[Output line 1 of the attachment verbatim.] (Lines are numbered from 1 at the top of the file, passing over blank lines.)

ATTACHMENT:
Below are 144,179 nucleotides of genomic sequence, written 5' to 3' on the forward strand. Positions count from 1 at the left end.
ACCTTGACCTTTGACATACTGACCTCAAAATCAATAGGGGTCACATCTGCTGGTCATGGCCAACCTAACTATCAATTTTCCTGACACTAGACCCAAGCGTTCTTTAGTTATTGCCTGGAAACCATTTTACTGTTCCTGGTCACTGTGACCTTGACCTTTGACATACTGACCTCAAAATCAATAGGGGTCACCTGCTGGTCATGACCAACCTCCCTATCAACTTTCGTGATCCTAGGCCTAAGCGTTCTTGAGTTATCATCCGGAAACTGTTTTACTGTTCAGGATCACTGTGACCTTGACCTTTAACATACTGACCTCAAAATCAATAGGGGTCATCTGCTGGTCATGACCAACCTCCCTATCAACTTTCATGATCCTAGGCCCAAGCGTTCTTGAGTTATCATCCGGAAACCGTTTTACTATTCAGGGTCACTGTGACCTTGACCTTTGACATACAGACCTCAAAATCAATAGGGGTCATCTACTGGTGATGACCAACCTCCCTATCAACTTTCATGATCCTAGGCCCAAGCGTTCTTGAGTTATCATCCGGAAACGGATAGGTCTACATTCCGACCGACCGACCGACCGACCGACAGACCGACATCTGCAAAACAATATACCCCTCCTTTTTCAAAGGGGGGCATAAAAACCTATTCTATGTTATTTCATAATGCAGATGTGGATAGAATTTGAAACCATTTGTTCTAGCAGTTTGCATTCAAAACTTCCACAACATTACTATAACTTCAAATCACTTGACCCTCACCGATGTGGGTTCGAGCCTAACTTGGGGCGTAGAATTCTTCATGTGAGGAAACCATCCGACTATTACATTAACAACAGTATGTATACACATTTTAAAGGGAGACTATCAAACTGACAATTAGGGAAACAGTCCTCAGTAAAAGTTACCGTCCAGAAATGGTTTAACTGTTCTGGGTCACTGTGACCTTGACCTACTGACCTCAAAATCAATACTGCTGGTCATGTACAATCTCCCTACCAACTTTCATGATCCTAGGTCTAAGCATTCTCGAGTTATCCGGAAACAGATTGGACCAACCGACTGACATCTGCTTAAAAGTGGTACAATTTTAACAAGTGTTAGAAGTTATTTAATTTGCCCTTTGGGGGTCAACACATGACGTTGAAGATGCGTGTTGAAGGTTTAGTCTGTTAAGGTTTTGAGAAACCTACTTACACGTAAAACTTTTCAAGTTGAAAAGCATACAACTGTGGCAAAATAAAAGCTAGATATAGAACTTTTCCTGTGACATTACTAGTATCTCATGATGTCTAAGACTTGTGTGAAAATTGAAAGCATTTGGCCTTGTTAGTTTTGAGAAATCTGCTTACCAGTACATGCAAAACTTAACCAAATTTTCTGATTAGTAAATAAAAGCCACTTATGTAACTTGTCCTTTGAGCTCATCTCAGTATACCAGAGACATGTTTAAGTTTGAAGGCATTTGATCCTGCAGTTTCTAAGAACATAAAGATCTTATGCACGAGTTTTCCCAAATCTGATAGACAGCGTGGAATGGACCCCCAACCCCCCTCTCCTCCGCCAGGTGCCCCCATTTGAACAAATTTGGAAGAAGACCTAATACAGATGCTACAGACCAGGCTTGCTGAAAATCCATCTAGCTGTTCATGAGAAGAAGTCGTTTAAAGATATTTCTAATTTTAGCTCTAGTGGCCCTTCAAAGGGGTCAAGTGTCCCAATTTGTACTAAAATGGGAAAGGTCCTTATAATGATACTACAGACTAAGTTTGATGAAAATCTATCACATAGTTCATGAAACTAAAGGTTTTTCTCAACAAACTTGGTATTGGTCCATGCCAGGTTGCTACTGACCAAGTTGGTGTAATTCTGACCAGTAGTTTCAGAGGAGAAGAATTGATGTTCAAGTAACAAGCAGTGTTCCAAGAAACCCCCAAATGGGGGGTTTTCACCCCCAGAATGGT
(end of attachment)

Below are 144,179 nucleotides of genomic sequence, written 5' to 3' on the forward strand. Positions count from 1 at the left end.